Meetings suck. Can we make them more fun?


That’s the line groups are walking: on one hand, fun elements can make meetings more interesting and inspire ideas, but on the other, such meetings are more difficult to set up and can seem gimmicky. “We’re seeing particular challenges on social connections,” says Teevan. Microsoft, like Facebook, is aggressively seeking to invent meeting tools. One is the Together Mode it created for its Teams software, using artificial intelligence to cut out users’ profiles and place them in a virtual setting.

Teevan says workers feel increasingly isolated in remote work and are desperate for connections. Her internal Microsoft research shows that workers are becoming more cliquey in the videoconferencing environment, which can lead to bad decisions. “We’re codifying our existing social networks,” she says. Games could expand those networks, improve trust, and even lead to better decisions. 

Sílvia Fornós, a PhD fellow in the Center for Computer Games Research at IT University of Copenhagen, recently helped organize a week-long summit on Gather, a virtual space where users can hold meetings in a pixelated, 8-bit environment, after she found Slack and Zoom unsatisfying for connecting with fellow conference-goers. Rather than being distracting, Fornós says, the ’80s style added a sense of informality and coziness to the meetings.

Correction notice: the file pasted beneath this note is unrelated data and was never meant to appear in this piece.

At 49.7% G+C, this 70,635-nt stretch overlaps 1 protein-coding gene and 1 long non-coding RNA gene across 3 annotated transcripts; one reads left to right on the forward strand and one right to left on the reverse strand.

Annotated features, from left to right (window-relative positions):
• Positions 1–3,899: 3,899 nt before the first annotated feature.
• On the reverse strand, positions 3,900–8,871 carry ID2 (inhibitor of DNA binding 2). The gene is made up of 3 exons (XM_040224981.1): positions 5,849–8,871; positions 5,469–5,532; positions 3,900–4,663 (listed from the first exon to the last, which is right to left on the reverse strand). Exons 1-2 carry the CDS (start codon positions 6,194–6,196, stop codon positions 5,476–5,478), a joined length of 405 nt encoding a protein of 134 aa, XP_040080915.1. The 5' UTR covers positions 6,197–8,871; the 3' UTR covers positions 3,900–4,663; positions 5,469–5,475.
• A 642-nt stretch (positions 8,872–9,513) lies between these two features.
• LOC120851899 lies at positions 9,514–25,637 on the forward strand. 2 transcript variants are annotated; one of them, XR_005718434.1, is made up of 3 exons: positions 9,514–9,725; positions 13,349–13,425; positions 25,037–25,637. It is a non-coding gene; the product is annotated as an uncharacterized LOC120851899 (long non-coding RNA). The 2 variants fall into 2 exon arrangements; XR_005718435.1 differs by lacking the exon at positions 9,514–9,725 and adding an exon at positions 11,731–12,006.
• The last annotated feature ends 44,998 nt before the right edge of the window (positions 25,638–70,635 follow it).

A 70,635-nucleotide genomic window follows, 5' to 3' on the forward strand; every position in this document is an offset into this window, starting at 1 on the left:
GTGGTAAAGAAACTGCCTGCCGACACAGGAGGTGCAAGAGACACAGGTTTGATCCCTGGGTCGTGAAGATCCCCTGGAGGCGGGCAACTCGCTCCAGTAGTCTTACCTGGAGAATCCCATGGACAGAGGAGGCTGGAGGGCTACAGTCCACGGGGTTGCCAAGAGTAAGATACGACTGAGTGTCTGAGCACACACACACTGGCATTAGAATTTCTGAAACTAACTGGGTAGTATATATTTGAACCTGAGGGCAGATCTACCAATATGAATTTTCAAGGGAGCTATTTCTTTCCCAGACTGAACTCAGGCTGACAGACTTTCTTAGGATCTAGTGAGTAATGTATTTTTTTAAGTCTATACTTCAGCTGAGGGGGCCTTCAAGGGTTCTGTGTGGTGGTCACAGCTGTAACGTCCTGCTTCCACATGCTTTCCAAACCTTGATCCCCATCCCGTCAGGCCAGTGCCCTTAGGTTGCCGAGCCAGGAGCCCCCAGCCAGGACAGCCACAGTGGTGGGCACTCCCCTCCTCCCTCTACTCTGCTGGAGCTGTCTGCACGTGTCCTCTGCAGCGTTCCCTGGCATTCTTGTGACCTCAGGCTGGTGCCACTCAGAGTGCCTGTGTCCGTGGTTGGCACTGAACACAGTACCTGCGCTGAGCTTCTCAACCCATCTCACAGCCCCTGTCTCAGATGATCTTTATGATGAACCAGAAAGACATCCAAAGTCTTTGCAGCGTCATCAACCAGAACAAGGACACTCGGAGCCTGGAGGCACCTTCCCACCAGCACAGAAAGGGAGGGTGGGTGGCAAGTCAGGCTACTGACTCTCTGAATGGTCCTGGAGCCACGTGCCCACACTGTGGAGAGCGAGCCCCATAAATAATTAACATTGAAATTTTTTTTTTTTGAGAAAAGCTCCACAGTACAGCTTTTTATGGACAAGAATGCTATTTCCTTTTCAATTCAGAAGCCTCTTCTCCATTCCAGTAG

Despite that, actual connection was lacking, she found. “Team bonding is a fundamental part of multidisciplinary research and has a direct impact in our work,” she says. “We need to find a middle ground, like hybrid spaces that offer the flexibility of virtual spaces with the possibility of socializing and attending in person if that is needed.”

That middle ground in meeting technology is where profit and need intersect, and Facebook is hoping its Horizons Workroom fulfills that need—however ridiculous it might feel to talk to your boss’s animated avatar in virtual reality. Even King admitted that Horizons Workroom “was a little clunky for me.”

The solution may lie somewhere between conventional and game-like videoconferencing technologies, suggests Jeremy Bailenson, a professor of communication at Stanford University and the founder of the Virtual Human Interaction Lab. This summer he conducted an experiment on which worked best, with 102 students clocking over 60,000 minutes on both Zoom and the VR platform Engage.

“Should we stay on Zoom or should we use VR? My answer is yes, we should do both,” Bailenson says. His work, which comes out this week, showed that the type of meeting is crucial. “If you’ve got a talking head and everyone else just listening, Zoom is great for that,” he says. “But if you have to do an action or have small group conversations, immersive VR is better for that.” He found that VR was a better way for people to read nonverbal cues like leaning in or making eye contact, which are crucial to establishing trust and understanding. 

But Bailenson admits that VR is not at the point where we can use it for more than a few minutes at a time before our perception gets wonky.